Organisers of commemorations to mark the 70th anniversary of the Coventry Blitz are debating whether to sound an air raid siren to mark the bombings.
The Luftwaffe dropped thousands of tons of bombs on the city on 14th November 1940, killing hundreds of residents and destroying most of the city centre.
Residents are being asked by the city council if they want a siren sounded during a weekend of commemorations.
Some say it will act as a poignant reminder, but others disagree.
'Bring back memories'
The siren, with its two-tone wail, would be activated during a civic service in the cathedral ruins on Sunday, 14 November.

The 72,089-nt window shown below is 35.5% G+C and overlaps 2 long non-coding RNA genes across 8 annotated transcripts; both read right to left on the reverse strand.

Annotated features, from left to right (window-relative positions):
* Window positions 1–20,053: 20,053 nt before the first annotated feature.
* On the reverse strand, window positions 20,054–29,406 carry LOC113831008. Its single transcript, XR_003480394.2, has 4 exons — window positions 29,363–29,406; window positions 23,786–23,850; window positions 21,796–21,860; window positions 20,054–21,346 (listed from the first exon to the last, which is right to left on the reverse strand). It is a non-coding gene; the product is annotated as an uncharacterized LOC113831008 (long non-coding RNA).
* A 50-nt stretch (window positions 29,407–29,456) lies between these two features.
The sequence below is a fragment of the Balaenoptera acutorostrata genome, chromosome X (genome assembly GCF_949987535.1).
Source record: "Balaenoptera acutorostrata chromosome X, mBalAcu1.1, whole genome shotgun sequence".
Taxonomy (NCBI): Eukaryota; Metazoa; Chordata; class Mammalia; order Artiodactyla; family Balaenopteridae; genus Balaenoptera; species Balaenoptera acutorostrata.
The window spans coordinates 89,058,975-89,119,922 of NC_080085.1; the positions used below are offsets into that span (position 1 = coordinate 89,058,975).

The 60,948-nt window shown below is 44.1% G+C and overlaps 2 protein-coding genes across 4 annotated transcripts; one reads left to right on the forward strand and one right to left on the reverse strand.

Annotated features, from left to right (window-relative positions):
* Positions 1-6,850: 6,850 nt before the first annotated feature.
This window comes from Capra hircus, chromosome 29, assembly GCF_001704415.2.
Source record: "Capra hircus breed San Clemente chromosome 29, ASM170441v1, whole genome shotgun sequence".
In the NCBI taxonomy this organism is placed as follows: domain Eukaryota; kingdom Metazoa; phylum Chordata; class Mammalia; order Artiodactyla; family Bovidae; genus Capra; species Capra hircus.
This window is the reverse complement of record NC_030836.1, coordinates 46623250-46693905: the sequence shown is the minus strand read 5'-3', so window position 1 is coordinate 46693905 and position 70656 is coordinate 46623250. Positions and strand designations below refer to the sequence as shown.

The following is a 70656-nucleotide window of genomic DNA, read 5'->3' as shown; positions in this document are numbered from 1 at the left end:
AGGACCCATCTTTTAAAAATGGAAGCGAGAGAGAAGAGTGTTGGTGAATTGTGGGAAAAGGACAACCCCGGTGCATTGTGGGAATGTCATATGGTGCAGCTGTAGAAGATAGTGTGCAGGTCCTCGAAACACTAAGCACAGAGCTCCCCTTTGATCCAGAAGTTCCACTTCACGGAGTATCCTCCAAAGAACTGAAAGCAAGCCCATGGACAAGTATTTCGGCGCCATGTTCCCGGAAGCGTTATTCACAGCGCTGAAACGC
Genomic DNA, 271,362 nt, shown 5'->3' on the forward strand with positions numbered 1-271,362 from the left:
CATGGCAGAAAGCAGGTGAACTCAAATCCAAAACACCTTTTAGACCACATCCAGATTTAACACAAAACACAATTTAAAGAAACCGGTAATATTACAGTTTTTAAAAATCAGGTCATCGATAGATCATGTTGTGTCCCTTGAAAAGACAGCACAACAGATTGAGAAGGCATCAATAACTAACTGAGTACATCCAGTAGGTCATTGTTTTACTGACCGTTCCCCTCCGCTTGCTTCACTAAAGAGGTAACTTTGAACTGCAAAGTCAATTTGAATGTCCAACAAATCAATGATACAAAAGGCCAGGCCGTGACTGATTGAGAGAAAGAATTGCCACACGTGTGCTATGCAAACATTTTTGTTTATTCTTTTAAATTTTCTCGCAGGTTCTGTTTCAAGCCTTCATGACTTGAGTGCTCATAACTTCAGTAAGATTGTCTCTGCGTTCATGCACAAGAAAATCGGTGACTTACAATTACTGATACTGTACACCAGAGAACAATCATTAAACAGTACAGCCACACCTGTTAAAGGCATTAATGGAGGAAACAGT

John Huthwait, 81, from Coventry, was only 11 when the city was devastated during the 12-hour blitz.
He said sounding a siren would give an idea of what people lived through.
"I think it is no problem, it will bring back memories. I mean we have got to remember these historical things," he said.
However, other residents who lived through the Blitz have said the eerie sound was too painful a reminder.
Three-quarters of the city centre were devastated, including the ancient cathedral, hospitals, schools and the tram system.
The council is expected to make a decision about sounding the siren at a meeting next month after hearing feedback from residents.